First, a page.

NSFM Fiduciary Duty Working Group Materials Highlighted in UNPRI Webinar: The United Nations Principles for Responsible Investment (UNPRI) Academic Network hosted a webinar on 19 January 2011 which featured work done by the NSFM Fiduciary Duty Working Group. The NSFM presentation examines how outdated factual assumptions that underlie late twentieth century interpretations of fiduciary duty, together with the unnoticed substitution of investment theory (which itself has come under considerable criticism) for fundamental legal principles, have undermined pension sus
Laureen Tessier writes: At a time when investors are committing to stewardship and voting policies, we should wonder why executing a vote is such a complex procedure and particularly why it is such an expensive one.
The investment community is under pressure to disclose how it votes and where. Institutional investors are now expected to vote not only in their home countries but anywhere they invest; and rightly so. These are of course legitimate expectations since voting is a right and a duty.
In response to a UK Department for Business Innovation & Skills public consultation on A Long-Term Focus for Corporate Britain, NSFM participants have submitted a comment letter on the impact of short-termism in the financial markets. The NSFM letter suggests exploring changes in asset manager contract mandates, providing additional guidance on interpretation of fiduciary duty, development of best practice codes, shifting burdens of proof in lawsuits involving fiduciary liability and adopting tax or proxy voting right changes as potential steps to address short-termism. The letter was
NSFM participant Ed Waitzer endorses a proposed UN policy framework to manage business and human-rights challenges, and calls on those involved or interested in the challenges of corporate social responsibility to give the framework their practical support. The framework was developed by John Ruggie, a professor at Harvard’s Kennedy School of Government. Mr. Ruggie is welcoming public feedback on his blueprint, through a dedicated online forum, until 31 January 2011.
Catherine Jackson and Keith Johnson write: An unusually candid comment from Unilever CEO, Paul Polman, was highlighted by Financial Times columnist Michael Skapinker in a November 22, 2010 op-ed article. “Unilever has been around for 100-plus years. We want to be around for several hundred more years. So if you buy into this long-term value-creation model, which is equitable, which is shared, which is sustainable, then come and invest with us.
In the early months of 1989, few Germans and almost no international relations specialists believed that the Berlin Wall, the symbol par excellence, of a divided Germany, would be reduced to rubble by the end of the year. But what ordinary Germans were saying - in larger and larger numbers - was that "This can't go on". They didn't really know what they wanted or what would replace it and they certainly didn't know who would lead the process of change.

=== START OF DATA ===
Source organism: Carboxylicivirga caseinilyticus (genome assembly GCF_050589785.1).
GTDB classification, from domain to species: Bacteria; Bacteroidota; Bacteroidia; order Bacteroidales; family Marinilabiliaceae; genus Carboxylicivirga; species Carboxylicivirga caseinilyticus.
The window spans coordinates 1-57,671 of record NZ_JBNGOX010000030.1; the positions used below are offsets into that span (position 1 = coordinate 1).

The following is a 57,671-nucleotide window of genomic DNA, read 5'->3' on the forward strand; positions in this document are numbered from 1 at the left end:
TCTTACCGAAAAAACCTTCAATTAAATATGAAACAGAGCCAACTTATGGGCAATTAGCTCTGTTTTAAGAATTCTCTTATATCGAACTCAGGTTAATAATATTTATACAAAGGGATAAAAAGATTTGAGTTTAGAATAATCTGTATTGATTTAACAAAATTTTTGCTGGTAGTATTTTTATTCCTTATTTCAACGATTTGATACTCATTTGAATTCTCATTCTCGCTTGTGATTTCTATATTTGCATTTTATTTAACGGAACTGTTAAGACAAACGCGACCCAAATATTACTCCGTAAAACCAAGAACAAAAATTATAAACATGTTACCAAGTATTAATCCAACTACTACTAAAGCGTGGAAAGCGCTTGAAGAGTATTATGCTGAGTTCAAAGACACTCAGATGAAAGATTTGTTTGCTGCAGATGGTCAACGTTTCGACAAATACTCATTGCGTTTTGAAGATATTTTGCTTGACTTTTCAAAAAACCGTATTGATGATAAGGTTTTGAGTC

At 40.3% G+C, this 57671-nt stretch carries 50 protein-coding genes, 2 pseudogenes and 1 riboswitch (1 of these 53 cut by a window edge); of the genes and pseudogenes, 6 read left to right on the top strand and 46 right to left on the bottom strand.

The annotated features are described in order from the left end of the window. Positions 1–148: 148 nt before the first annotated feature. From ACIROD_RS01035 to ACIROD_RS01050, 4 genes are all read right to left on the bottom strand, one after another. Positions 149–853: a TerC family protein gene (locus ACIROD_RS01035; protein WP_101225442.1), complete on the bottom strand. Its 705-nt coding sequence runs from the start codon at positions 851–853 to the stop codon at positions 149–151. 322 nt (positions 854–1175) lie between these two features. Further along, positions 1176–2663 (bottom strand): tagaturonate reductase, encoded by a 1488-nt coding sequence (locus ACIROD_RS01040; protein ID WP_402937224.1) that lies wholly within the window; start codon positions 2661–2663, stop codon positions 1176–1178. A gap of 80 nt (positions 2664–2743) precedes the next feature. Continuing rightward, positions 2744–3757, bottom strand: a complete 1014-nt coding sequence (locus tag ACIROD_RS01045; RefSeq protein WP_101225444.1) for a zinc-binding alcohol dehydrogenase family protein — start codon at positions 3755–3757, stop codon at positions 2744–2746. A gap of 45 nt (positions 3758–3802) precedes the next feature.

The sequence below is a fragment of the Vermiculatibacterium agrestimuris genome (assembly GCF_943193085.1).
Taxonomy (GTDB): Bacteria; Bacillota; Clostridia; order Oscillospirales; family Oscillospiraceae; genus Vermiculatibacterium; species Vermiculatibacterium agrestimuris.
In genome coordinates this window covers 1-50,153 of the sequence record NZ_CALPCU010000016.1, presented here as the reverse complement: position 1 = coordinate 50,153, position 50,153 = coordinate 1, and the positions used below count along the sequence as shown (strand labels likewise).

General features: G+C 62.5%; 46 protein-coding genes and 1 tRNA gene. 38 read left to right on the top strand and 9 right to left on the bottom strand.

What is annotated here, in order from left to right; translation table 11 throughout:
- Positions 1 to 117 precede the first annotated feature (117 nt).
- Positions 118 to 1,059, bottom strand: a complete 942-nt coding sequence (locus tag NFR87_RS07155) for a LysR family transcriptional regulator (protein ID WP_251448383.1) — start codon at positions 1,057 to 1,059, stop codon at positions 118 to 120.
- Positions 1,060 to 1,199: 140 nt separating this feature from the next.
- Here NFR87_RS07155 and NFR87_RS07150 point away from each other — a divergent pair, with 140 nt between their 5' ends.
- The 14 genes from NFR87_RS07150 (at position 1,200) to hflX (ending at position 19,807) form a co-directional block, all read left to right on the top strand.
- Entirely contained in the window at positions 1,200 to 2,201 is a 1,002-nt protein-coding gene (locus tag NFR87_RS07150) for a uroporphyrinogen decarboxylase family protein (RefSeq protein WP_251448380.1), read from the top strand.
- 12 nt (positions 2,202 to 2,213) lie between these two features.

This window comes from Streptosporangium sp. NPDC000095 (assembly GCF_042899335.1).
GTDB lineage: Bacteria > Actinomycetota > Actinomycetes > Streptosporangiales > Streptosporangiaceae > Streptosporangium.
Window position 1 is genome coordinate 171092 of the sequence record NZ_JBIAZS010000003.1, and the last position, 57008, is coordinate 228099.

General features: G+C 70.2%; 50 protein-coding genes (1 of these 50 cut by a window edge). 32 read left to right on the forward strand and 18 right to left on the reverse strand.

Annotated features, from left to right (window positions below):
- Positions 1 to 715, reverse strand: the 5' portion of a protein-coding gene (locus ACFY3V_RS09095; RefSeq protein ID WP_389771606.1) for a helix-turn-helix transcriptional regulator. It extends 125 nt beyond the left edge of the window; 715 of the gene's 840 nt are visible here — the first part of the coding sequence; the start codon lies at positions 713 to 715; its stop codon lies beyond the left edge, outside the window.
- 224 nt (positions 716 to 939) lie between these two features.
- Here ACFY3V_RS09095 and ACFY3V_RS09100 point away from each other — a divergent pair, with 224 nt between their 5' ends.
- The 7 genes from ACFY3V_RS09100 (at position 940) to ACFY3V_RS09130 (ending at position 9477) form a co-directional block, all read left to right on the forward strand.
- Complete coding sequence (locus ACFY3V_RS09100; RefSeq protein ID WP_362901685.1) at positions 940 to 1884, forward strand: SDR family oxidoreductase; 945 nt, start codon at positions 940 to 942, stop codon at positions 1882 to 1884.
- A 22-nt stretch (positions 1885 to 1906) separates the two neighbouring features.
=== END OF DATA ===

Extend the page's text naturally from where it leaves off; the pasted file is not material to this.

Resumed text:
Cindy Williams writes: The interests of long-term investors such as pension funds can be advanced by regulation that reduces the misalignment between companies and their investors, and within the investment chain. My view on the latest U.S. regulatory developments is that much is yet to be done to reach this goal.
The Dodd-Frank Wall Street Reform and Consumer Protection Act was signed into law on July 21, 2010. The Bill only partially addresses a number of the major issues for reform:
"UKSIF Chief Executive and NSFM member Penny Shepherd has produced a webcast for the CFA Institution on ‘A Short History of Responsible Investment in Europe.’ The webcast tracks the stages of development of Responsible Investment from ‘The Ethical Era’ through ‘Waking up to Materiality’ to the present, ‘A Mainstream Choice’. Penny explores 7 dimensions of change and suggests that the future direction will be a new relationship between investment and society.
The webcast can be viewed on the CFA Institute website via http://bit.ly/PennyS .
MINES ParisTech, the University of Paris 1 Pantheon-Sorbonne, the Paris School of Economics jointly organize an academic conference on the economics of Corporate Social Responsibility (CSR). CSR means socially and environmentally friendly actions not required by law, going beyond compliance, privately providing public goods, or voluntarily internalizing externalities. It is an important economic phenomenon with broad implications for firms, employees, consumers, investors, governments and NGOs alike.
Nicholas A.J. Taylor writes: It is now widely acknowledged that business operations and investment capital can contribute to peace and stability in host societies. The inverse is also true, however: poor risk management may not only contribute to political instability and violent conflict, but it may also harm the foreign organization by increasing the risk of doing business, including creating difficulties in repatriating assets, and ensuring the safety of personnel. This in turn puts investment capital at risk.